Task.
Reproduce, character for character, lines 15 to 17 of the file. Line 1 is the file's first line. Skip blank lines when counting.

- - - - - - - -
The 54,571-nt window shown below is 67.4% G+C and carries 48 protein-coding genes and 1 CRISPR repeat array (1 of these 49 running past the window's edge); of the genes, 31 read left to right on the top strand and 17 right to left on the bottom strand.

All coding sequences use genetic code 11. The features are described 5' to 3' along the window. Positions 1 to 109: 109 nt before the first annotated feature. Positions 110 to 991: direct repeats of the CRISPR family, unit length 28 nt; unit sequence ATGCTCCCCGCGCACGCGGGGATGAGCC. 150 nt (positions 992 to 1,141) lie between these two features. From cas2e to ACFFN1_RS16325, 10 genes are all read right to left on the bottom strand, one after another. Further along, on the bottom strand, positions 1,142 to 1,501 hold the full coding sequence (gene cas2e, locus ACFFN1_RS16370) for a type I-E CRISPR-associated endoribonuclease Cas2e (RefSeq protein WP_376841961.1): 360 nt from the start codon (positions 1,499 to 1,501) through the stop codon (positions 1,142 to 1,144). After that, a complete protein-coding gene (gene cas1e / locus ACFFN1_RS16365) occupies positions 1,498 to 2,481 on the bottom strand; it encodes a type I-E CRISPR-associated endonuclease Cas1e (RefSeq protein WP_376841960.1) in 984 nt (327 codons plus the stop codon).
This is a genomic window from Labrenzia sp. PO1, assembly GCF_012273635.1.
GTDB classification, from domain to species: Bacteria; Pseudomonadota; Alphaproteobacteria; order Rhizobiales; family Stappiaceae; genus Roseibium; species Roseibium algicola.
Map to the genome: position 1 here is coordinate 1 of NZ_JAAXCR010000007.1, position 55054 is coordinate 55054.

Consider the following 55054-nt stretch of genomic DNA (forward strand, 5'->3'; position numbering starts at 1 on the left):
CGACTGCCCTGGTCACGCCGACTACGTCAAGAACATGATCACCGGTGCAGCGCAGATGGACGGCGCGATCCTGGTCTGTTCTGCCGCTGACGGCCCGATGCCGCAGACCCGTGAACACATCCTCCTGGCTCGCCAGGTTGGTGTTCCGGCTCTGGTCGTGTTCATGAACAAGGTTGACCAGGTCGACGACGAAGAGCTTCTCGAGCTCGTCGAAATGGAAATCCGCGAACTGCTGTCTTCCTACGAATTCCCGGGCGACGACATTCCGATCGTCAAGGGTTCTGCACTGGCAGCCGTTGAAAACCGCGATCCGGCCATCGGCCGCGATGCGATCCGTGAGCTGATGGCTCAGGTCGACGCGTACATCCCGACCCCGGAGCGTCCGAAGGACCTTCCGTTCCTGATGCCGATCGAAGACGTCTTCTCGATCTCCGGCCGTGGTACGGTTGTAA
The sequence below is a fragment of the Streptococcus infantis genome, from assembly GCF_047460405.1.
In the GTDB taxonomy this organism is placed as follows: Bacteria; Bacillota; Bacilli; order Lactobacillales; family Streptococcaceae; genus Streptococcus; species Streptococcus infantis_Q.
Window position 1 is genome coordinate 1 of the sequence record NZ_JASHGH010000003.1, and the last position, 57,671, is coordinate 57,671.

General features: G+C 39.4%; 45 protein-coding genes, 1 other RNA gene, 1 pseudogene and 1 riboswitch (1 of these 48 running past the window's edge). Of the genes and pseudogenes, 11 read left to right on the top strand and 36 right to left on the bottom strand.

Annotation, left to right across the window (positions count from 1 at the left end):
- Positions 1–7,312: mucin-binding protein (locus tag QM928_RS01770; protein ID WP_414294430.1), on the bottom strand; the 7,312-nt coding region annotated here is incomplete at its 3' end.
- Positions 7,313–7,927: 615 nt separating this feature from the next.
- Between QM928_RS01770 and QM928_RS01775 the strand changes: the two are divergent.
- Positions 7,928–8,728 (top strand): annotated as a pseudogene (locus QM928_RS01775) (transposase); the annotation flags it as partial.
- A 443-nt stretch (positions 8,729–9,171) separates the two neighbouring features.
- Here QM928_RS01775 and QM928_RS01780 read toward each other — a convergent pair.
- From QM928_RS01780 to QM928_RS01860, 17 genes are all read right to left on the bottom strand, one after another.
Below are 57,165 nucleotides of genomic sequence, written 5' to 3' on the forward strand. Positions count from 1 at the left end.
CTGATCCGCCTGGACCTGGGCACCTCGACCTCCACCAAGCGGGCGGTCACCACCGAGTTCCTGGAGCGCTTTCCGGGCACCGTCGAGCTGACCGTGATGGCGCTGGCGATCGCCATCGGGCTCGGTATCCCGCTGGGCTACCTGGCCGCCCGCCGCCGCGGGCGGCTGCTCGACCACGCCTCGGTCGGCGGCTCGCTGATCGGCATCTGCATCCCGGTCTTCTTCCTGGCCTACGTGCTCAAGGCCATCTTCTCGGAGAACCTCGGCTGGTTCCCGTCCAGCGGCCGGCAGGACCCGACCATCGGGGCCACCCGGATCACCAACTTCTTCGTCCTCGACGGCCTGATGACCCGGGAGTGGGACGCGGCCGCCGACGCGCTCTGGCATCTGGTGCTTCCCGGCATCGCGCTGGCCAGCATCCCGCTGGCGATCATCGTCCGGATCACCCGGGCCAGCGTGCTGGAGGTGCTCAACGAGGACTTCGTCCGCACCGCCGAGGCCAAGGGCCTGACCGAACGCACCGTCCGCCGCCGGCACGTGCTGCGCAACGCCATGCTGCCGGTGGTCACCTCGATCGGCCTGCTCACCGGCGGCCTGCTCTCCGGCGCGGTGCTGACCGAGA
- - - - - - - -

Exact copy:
- Between QM928_RS01770 and QM928_RS01775 the strand changes: the two are divergent.
- Positions 7,928–8,728 (top strand): annotated as a pseudogene (locus QM928_RS01775) (transposase); the annotation flags it as partial.
- A 443-nt stretch (positions 8,729–9,171) separates the two neighbouring features.